"The Origins and Early Developments of the World Jewish Congress" (1932-1939)
|Directeur /trice||Jacques Ehrenfreund|
|Co-directeur(s) /trice(s)||Informally: Prof. Dr. Dieter Gosewinkel, Freie Universität, Berlin Dr. Zohar Segev, University of Haïfa|
|Résumé de la thèse||
My PhD research on the “Early History of the World Jewish Congress (1932-1939)” is a multi-archival project designed to enrich the growing body of literature on Jewish diplomacy of the interwar period, on the one hand, and on 20th century transnational civil society networks, on the other hand.
Since the 19th century, civil society groups advocating, for example, the rights of women, the rights of workers or the cause of peace and operating accross borders have attempted to overcome national and socio-political cleavages.
Because they favor the convergence of social and cultural norms in an era of intensified internationalization and globalization, transnational civil society networks are said to facilitate integration among nation-states and to help attenuate behaviors associated with ethnocentrism. There are, however, few studies linking interwar transnational civil society networks to present-day phenomena.
Transnational organization of struggles for political, socio-economic and cultural rights within the Jewish world gained importance in the wake of rising antisemitism during the interwar period. Jewish communities worldwide were eager to seek the support of non-domestic and preferably transnational bodies, which, they thought, could exert pressure on their respective domestic governments. The fact that this form of transnational mobilization only crystallized in the 1930s in the context of an upsurge of nationalism in the Jewish world triggered by the growing threat of antisemitism worldwide buttresses the following argument: despite efforts to de-emphasize nation-state paradigms in the literature, shifts from nationalization to transnationalization processes cannot be regarded as linear. Even if they share issue-oriented as well as value-driven objectives, ethnonational diasporas should most probably be distinguished from the rest of contemporary transnational civil society networks. As my study on the early history of the World Jewish Congress demonstrates, the transnationalization of struggles for recognition based on Jewish solidarity along ethnic lines constitutes a fundamental paradox, inherent however to an age of increasing nationalization.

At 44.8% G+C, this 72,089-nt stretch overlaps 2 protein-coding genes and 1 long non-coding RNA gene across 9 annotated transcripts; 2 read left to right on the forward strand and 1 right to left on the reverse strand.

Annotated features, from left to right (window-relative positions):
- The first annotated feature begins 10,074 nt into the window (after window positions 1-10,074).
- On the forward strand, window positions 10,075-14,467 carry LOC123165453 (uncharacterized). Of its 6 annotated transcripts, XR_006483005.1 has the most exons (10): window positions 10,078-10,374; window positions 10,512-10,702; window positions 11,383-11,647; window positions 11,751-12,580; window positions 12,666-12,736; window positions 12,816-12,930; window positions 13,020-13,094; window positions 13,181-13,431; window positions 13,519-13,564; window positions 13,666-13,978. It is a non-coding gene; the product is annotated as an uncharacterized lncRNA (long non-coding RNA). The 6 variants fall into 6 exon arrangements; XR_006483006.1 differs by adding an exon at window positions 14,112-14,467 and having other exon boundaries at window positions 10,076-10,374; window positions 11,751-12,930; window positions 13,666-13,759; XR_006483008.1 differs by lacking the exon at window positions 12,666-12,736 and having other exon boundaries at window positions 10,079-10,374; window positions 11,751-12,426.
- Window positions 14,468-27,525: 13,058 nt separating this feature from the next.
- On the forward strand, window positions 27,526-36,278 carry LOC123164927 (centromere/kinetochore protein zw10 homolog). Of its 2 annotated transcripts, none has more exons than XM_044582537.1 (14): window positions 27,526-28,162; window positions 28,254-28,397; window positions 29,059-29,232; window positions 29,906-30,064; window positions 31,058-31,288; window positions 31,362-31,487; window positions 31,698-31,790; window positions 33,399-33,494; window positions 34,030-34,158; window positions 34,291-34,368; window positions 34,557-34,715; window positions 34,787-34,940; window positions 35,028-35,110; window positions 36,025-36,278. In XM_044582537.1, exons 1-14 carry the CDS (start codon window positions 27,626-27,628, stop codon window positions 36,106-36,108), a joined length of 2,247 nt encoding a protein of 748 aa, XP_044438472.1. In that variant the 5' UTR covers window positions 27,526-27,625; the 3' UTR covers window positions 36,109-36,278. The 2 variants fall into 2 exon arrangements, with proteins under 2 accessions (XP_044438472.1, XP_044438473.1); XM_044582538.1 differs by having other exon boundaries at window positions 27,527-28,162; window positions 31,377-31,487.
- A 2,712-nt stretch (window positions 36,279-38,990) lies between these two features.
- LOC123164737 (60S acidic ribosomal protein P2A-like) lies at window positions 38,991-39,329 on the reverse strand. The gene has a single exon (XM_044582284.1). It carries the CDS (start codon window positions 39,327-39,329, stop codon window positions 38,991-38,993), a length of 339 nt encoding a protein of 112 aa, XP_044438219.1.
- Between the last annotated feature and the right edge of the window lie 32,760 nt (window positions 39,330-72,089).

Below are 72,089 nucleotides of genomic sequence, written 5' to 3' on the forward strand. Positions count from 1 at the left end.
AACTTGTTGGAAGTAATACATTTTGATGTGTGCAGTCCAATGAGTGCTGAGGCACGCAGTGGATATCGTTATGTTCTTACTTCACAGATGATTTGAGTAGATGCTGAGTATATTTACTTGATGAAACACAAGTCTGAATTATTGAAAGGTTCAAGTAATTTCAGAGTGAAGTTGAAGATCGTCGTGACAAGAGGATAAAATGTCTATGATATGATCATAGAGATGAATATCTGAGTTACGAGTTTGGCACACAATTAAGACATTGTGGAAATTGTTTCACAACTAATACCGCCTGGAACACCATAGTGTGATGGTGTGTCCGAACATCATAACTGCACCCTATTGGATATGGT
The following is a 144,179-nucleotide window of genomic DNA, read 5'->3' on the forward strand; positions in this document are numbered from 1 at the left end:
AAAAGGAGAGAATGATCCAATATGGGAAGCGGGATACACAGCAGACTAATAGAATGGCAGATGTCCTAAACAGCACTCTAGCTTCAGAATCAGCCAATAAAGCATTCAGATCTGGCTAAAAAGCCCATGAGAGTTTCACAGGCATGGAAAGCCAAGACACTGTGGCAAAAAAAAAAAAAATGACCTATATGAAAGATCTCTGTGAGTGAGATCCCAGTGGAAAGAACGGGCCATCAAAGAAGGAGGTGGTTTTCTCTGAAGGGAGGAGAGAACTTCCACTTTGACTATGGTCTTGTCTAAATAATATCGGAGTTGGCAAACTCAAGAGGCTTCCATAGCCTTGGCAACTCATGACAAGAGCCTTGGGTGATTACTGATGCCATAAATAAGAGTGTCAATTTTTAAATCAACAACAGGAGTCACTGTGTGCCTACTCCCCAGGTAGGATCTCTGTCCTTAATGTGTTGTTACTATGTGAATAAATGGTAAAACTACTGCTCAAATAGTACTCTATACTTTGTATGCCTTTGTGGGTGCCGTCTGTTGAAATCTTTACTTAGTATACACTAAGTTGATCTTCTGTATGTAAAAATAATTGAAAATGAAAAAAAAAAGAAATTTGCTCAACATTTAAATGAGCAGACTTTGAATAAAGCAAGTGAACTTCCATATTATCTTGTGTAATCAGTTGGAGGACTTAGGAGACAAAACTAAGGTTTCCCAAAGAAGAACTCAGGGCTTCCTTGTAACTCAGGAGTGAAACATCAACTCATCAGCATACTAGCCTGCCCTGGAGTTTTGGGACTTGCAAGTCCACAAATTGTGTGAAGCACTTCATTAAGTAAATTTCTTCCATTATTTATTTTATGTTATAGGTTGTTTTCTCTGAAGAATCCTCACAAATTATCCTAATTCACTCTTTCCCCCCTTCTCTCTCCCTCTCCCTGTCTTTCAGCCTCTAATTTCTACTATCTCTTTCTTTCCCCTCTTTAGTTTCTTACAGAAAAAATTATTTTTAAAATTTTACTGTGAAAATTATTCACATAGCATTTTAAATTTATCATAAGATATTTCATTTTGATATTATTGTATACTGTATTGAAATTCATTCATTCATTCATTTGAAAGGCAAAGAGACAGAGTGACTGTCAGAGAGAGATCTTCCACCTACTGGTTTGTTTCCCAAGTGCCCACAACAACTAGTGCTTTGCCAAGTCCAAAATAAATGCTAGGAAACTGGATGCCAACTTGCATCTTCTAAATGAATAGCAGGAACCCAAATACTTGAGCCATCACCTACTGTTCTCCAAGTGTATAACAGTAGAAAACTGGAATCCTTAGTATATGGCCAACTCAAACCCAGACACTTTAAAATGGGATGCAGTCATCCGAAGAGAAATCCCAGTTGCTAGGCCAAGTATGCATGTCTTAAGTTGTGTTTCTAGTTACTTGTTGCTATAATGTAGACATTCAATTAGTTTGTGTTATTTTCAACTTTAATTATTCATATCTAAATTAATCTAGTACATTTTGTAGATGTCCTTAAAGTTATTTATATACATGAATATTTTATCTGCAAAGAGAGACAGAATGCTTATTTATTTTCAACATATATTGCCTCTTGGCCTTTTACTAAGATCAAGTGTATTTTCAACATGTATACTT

In line with the ideology of the Zionist movement, the very purpose of the World Jewish Congress was to channel transnational Jewish political activism along ethnic lines. By cooperating and supplementing the activities of the Jewish Agency, which already acted as a Jewish guarantor on all questions related to Palestine in accord with the terms of the Mandate system established by the League of Nations, the World Jewish Congress aimed at no less than becoming the official Jewish authority on all questions of minority treatment, migration and relief in the Jewish world. My research shows the extent of involvement it could trigger and assesses the degree of success it could achieve in these three transnational spheres of action. While focusing mainly on interwar Jewish non-governmental diplomacy at the League of Nations, my work on the early history of the World Jewish Cogress reflects more broadly on Jewish political history in the modern era.
|Délai administratif de soutenance de thèse|